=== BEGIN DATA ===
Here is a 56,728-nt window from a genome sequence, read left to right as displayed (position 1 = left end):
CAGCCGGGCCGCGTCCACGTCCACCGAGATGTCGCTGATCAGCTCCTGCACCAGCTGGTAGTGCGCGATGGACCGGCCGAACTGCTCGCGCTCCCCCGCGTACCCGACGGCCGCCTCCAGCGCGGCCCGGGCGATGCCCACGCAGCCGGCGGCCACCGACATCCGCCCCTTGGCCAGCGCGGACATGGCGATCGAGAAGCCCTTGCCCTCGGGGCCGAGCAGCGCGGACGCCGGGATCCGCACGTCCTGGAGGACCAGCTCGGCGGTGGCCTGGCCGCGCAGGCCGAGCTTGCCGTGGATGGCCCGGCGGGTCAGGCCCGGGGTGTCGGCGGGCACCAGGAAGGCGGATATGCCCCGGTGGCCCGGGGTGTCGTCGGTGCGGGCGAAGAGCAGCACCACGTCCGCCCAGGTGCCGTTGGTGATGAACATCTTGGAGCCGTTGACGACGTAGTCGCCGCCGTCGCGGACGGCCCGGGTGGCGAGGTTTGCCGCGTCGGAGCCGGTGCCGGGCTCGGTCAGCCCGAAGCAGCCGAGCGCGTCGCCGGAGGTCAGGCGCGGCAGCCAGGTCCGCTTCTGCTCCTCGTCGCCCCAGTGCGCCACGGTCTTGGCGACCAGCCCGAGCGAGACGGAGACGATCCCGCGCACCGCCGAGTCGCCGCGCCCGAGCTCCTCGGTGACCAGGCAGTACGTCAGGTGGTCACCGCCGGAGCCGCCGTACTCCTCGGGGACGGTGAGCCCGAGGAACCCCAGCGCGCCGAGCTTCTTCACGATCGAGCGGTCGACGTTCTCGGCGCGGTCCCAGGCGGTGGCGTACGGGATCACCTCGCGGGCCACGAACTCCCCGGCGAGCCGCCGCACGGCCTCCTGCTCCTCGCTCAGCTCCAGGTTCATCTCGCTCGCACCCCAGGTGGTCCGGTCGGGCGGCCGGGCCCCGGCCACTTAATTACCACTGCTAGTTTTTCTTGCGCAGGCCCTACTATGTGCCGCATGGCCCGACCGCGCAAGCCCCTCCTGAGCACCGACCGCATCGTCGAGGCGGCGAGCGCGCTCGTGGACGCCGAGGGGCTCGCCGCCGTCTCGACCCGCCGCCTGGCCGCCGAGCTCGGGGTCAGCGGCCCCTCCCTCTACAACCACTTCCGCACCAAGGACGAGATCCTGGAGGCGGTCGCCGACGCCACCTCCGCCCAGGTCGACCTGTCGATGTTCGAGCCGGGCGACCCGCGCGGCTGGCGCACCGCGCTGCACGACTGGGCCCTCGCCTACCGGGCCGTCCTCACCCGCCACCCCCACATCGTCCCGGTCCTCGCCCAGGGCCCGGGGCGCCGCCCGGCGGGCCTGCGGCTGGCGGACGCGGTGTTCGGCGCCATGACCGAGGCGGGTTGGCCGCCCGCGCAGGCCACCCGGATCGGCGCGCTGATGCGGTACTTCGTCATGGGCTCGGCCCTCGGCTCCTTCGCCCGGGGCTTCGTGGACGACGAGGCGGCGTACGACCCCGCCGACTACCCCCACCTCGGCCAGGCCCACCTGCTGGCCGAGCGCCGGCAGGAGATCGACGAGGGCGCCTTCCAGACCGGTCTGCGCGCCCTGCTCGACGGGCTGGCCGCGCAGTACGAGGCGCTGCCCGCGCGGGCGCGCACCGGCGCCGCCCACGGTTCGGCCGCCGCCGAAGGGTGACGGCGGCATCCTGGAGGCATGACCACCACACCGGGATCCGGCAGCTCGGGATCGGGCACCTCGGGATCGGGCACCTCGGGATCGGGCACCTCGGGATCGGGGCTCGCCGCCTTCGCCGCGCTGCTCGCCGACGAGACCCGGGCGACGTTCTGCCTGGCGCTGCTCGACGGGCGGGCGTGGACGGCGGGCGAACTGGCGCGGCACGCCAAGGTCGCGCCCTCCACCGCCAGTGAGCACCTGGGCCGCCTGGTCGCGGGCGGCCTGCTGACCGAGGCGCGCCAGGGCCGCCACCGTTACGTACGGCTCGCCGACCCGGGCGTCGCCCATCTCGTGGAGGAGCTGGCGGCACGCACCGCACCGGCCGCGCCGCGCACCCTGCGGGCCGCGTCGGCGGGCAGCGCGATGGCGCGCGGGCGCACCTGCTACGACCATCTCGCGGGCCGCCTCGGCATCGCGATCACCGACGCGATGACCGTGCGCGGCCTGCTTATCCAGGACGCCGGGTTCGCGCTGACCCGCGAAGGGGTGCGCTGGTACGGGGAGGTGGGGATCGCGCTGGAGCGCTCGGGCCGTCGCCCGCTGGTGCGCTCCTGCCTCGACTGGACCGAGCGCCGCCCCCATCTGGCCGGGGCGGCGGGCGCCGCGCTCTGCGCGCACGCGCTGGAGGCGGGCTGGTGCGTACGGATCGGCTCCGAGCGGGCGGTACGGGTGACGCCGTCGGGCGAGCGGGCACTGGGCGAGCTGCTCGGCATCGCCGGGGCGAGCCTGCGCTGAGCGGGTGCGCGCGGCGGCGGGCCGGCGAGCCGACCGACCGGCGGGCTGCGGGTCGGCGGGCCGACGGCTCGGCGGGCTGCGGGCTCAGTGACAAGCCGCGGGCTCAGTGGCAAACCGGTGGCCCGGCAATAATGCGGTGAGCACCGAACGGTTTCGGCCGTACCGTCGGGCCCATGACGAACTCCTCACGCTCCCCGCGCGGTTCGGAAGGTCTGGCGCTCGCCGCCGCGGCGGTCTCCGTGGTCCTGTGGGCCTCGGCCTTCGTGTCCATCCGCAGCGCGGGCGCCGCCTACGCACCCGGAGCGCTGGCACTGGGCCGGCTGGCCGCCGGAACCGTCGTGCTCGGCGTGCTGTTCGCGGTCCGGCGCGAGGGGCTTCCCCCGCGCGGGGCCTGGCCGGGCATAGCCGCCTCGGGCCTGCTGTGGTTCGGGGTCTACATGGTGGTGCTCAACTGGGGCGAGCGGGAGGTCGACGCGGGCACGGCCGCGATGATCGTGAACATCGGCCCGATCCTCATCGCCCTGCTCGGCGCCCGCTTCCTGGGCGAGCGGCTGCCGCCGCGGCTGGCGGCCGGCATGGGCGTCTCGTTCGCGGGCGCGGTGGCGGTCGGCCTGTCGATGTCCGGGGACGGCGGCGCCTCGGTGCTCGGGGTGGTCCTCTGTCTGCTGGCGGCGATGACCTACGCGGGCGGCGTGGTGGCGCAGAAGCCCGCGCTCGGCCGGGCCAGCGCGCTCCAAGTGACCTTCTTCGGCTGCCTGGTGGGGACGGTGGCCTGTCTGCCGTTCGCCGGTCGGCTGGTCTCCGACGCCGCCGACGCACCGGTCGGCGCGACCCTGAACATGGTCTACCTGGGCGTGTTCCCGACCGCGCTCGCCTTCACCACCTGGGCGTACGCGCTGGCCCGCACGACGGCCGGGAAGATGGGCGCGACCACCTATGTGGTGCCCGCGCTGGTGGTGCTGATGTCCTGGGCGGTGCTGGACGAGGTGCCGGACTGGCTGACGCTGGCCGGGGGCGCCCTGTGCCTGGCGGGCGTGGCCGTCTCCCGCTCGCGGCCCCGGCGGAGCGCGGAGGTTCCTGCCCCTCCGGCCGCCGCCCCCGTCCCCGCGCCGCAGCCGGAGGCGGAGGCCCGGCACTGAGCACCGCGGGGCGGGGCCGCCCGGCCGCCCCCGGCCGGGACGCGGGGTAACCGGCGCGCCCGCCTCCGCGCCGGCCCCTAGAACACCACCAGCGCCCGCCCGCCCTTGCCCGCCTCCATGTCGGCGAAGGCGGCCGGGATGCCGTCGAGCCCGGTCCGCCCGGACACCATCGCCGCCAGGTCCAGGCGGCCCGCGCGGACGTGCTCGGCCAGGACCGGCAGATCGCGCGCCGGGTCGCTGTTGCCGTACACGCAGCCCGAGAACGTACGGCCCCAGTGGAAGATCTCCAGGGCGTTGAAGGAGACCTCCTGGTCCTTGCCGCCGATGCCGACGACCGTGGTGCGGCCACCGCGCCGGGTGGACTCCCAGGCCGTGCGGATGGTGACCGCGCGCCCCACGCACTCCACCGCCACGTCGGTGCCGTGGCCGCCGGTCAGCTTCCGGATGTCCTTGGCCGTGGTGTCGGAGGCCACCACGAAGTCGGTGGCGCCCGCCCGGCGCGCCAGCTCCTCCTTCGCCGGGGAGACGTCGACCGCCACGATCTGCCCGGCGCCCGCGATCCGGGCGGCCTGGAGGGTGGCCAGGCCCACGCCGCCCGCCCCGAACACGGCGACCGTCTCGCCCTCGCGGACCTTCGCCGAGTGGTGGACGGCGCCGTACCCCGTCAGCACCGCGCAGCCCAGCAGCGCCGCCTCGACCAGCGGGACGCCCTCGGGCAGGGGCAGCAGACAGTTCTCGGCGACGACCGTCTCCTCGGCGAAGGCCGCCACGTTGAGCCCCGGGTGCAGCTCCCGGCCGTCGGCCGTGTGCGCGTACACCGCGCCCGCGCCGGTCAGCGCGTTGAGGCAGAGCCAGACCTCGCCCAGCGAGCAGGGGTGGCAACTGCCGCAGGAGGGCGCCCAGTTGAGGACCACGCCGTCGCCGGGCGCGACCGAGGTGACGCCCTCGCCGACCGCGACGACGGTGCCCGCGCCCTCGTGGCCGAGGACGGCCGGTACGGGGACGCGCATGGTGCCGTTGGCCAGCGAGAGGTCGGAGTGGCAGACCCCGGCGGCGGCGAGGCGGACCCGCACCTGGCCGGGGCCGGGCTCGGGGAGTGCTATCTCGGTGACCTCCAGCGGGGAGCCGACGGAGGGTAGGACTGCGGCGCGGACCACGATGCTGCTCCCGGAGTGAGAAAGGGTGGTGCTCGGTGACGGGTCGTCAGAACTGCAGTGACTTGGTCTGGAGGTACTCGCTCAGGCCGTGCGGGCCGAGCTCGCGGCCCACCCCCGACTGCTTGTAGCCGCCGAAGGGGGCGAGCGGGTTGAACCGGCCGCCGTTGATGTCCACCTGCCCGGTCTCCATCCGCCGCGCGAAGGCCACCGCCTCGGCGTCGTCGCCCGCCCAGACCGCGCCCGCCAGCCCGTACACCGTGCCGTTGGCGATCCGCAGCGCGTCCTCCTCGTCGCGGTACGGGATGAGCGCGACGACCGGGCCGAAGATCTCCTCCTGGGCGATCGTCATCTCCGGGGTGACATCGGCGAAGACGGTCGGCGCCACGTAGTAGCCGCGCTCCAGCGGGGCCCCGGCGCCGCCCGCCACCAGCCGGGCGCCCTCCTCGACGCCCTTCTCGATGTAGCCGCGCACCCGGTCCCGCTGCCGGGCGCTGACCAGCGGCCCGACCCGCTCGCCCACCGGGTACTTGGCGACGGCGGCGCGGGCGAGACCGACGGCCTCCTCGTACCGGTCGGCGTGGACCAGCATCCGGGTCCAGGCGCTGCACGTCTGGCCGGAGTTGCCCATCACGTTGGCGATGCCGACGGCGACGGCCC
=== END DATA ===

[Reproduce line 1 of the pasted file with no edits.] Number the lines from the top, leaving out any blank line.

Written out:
Here is a 56,728-nt window from a genome sequence, read left to right as displayed (position 1 = left end):